Collaborative interpretation in serious leisure: From knowledge sharing to community learning

Research output: Contribution to specialist publicationArticle


In my ongoing research on the informational facets of serious leisure, I frequently come across various examples of collaborative interpretation activities among hobbyists, such as bonsai growers, knitters and birdwatchers. In almost all hobbies that I have studied so far, people with similar interests are actively engaged in creating a Community of Interest (COI) whether in real world, like local clubs, or online platforms, such as digital forums on Facebook. Forming a COI is the first step to develop it into a Community of Learning (COL) and even establishing a Community of Practice (COP) down the road. For example, bonsai workshops and bonsai exhibitions are good examples of collaborative interpretation in the form of COI, COL or COP. In each bonsai show or exhibition, several groups of people attend including bonsai hobbyists, bonsai amateurs, bonsai artists, bonsai referees and general public. They all engage in a collaborative interpretation, but with different levels of engagement and based on their own criteria. These elements incorporate a wide range of topics such as aesthetic beauty, horticultural skills and unique expression of each tree. Bonsai enthusiasts usually engage with these elements to deepen their understanding of bonsai as a form of living art and a Japanese cultural tradition. They may figure out the skills of the growers in techniques such as pruning and wiring. They also can understand the historic and botanic context of presented trees by considering age and species. These cases illustrate how collaborative interpretation can enhance the educational value of leisure activities and how it can boost a sense of connection and shared purpose among the leisure enthusiasts. Moreover, because serious leisure enthusiasts often have a long-term engagement with their chosen activity and dedicate time and effort to it. Therefore, they have a shared history of experiences and challenges. This shared history is one of the building blocks to form their shared social identity and it generates trust and social bonds among them which is necessary for any collaborative interpretation.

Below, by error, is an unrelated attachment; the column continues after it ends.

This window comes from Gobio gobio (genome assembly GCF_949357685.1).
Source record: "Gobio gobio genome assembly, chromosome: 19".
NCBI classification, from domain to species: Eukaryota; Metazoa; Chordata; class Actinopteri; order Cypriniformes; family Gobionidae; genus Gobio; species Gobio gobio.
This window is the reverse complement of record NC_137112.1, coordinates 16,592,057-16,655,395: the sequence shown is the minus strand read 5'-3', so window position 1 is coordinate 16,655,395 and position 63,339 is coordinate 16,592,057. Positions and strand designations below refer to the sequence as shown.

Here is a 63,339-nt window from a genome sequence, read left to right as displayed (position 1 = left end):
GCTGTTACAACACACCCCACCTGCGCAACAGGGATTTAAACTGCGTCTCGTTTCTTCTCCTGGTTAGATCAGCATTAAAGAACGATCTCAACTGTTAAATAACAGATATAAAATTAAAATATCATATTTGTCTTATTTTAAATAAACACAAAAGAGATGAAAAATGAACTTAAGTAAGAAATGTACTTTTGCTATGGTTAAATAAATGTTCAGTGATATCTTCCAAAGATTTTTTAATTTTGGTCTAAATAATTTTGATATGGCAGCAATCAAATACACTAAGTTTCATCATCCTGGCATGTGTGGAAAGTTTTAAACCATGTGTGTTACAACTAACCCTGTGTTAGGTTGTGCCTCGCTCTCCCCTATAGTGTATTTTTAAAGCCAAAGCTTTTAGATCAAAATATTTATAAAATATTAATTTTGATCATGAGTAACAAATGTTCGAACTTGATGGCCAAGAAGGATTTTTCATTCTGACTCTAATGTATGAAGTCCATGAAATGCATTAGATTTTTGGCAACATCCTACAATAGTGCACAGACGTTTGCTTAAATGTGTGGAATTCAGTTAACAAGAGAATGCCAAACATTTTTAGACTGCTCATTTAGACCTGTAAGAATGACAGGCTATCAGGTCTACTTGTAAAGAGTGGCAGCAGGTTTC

Original languageEnglish
Specialist publicationInformation Matters
Publication statusPublished - 07 May 2024


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